Without totally squashing the post prior to this one, there are some issues in settling into tackling living as a Christian in suburbia.
It’s easy to get comfortable. It’s easy to get involved somewhere and think we’re doing our bit. Or to shell out cash to alleviate our guilt and compassion.
I’m not sure how to determine what is a satisfactory level of service or giving. We may have to keep searching and stretching ourselves and taking further risks. I’m inclined to think that it leans well to the later. with our dependence on Jesus our strength – lots of balance and with less selfish emphasis on burnout.
â€œMuch of what I had done before along the lines of service was guilt induced. When I would hear a horrific story, I would want to respond quickly, write a check, and be done with it. But I have met many incredible people who are responding with their lives, and that has exposed something in me. I have been given a lot of joy in life, but Iâ€™ve also missed something. All of my life I have been grooming my faith, but have missed something about the purpose of that grooming. If I understand scripture at all, I have to know that to enter into the suffering of the poor and the oppressed is to know Christ and his suffering.â€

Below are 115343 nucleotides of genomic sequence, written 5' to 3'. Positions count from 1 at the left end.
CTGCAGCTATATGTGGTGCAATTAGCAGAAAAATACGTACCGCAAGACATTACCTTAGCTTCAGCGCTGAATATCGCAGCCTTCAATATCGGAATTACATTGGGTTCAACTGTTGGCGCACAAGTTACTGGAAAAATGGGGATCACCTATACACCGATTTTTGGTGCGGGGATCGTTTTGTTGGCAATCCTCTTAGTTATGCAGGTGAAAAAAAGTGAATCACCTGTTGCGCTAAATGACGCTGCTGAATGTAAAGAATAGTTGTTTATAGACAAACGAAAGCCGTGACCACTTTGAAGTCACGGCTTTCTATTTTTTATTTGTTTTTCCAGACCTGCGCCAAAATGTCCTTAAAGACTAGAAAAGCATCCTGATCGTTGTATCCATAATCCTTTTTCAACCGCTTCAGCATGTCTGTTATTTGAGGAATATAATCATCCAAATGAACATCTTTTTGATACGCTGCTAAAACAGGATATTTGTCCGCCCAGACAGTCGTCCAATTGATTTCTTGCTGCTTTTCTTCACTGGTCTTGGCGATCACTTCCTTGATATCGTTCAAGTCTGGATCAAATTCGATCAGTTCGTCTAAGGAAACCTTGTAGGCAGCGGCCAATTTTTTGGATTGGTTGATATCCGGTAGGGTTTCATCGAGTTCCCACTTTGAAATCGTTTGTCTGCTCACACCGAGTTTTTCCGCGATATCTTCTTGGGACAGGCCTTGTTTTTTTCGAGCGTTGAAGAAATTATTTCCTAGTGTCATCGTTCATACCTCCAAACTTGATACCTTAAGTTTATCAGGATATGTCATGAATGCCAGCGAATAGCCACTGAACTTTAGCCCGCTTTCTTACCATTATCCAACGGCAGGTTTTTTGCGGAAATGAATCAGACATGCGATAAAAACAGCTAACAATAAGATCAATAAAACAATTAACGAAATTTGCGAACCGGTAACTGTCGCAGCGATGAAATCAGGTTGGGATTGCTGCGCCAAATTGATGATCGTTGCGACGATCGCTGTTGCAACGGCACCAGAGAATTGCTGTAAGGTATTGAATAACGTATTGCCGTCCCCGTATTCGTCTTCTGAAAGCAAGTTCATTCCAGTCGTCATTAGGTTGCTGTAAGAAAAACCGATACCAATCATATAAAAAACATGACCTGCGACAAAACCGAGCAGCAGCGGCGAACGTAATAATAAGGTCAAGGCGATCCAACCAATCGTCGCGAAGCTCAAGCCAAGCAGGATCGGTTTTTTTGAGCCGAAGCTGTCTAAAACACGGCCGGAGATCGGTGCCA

– Sara Groves
How do you find out how to do that in a society where it isn’t always blatantly obvious? Yes there are clear levels of poverty and homeless in Australia, but I feel kind of confused for the incredibly ignored ‘rich’. It is untrue to say that the rich have perfect lives. Where to enter that suffering?
Jesus hung out with tax collectors, right?
The quote that inspired me is from a post over at Radical Womanhood, the rest is really worth reading.